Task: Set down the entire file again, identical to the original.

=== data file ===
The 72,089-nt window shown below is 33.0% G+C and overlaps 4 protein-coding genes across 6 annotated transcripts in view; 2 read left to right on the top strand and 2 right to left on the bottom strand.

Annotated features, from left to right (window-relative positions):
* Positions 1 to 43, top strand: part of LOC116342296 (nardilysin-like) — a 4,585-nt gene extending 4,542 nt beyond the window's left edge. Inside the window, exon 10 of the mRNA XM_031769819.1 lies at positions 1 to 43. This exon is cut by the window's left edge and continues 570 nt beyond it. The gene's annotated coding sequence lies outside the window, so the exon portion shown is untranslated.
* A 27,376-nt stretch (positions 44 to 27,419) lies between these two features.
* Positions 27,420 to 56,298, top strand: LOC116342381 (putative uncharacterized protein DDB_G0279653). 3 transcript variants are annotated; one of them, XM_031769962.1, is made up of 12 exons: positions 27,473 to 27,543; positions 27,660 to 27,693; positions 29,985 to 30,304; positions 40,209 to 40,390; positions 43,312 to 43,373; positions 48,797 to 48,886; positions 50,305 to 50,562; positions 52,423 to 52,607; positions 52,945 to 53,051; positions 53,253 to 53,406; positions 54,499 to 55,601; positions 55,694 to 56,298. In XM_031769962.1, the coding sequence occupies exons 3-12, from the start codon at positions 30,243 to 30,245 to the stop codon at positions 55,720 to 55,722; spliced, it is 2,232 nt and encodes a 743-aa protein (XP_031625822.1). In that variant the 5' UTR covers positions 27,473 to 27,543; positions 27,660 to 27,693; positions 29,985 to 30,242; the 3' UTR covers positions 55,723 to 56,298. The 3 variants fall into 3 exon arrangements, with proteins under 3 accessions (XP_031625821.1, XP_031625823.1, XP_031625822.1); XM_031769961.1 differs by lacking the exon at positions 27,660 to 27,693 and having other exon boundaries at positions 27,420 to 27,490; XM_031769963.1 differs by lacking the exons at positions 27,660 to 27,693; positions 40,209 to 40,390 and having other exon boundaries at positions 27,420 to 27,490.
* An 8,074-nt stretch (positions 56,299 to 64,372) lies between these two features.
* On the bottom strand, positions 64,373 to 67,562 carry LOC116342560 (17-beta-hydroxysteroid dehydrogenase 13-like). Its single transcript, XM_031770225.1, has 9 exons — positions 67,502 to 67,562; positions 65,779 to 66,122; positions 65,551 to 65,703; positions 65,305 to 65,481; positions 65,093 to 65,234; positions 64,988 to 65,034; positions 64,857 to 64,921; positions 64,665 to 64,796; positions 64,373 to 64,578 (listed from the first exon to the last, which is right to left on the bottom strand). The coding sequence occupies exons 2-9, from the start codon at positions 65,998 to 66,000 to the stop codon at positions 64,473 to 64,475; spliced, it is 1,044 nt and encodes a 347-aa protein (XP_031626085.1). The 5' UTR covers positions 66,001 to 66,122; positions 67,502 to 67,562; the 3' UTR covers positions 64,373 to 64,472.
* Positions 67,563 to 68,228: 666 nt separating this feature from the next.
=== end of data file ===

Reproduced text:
The 72,089-nt window shown below is 33.0% G+C and overlaps 4 protein-coding genes across 6 annotated transcripts in view; 2 read left to right on the top strand and 2 right to left on the bottom strand.

Annotated features, from left to right (window-relative positions):
* Positions 1 to 43, top strand: part of LOC116342296 (nardilysin-like) — a 4,585-nt gene extending 4,542 nt beyond the window's left edge. Inside the window, exon 10 of the mRNA XM_031769819.1 lies at positions 1 to 43. This exon is cut by the window's left edge and continues 570 nt beyond it. The gene's annotated coding sequence lies outside the window, so the exon portion shown is untranslated.
* A 27,376-nt stretch (positions 44 to 27,419) lies between these two features.
* Positions 27,420 to 56,298, top strand: LOC116342381 (putative uncharacterized protein DDB_G0279653). 3 transcript variants are annotated; one of them, XM_031769962.1, is made up of 12 exons: positions 27,473 to 27,543; positions 27,660 to 27,693; positions 29,985 to 30,304; positions 40,209 to 40,390; positions 43,312 to 43,373; positions 48,797 to 48,886; positions 50,305 to 50,562; positions 52,423 to 52,607; positions 52,945 to 53,051; positions 53,253 to 53,406; positions 54,499 to 55,601; positions 55,694 to 56,298. In XM_031769962.1, the coding sequence occupies exons 3-12, from the start codon at positions 30,243 to 30,245 to the stop codon at positions 55,720 to 55,722; spliced, it is 2,232 nt and encodes a 743-aa protein (XP_031625822.1). In that variant the 5' UTR covers positions 27,473 to 27,543; positions 27,660 to 27,693; positions 29,985 to 30,242; the 3' UTR covers positions 55,723 to 56,298. The 3 variants fall into 3 exon arrangements, with proteins under 3 accessions (XP_031625821.1, XP_031625823.1, XP_031625822.1); XM_031769961.1 differs by lacking the exon at positions 27,660 to 27,693 and having other exon boundaries at positions 27,420 to 27,490; XM_031769963.1 differs by lacking the exons at positions 27,660 to 27,693; positions 40,209 to 40,390 and having other exon boundaries at positions 27,420 to 27,490.
* An 8,074-nt stretch (positions 56,299 to 64,372) lies between these two features.
* On the bottom strand, positions 64,373 to 67,562 carry LOC116342560 (17-beta-hydroxysteroid dehydrogenase 13-like). Its single transcript, XM_031770225.1, has 9 exons — positions 67,502 to 67,562; positions 65,779 to 66,122; positions 65,551 to 65,703; positions 65,305 to 65,481; positions 65,093 to 65,234; positions 64,988 to 65,034; positions 64,857 to 64,921; positions 64,665 to 64,796; positions 64,373 to 64,578 (listed from the first exon to the last, which is right to left on the bottom strand). The coding sequence occupies exons 2-9, from the start codon at positions 65,998 to 66,000 to the stop codon at positions 64,473 to 64,475; spliced, it is 1,044 nt and encodes a 347-aa protein (XP_031626085.1). The 5' UTR covers positions 66,001 to 66,122; positions 67,502 to 67,562; the 3' UTR covers positions 64,373 to 64,472.
* Positions 67,563 to 68,228: 666 nt separating this feature from the next.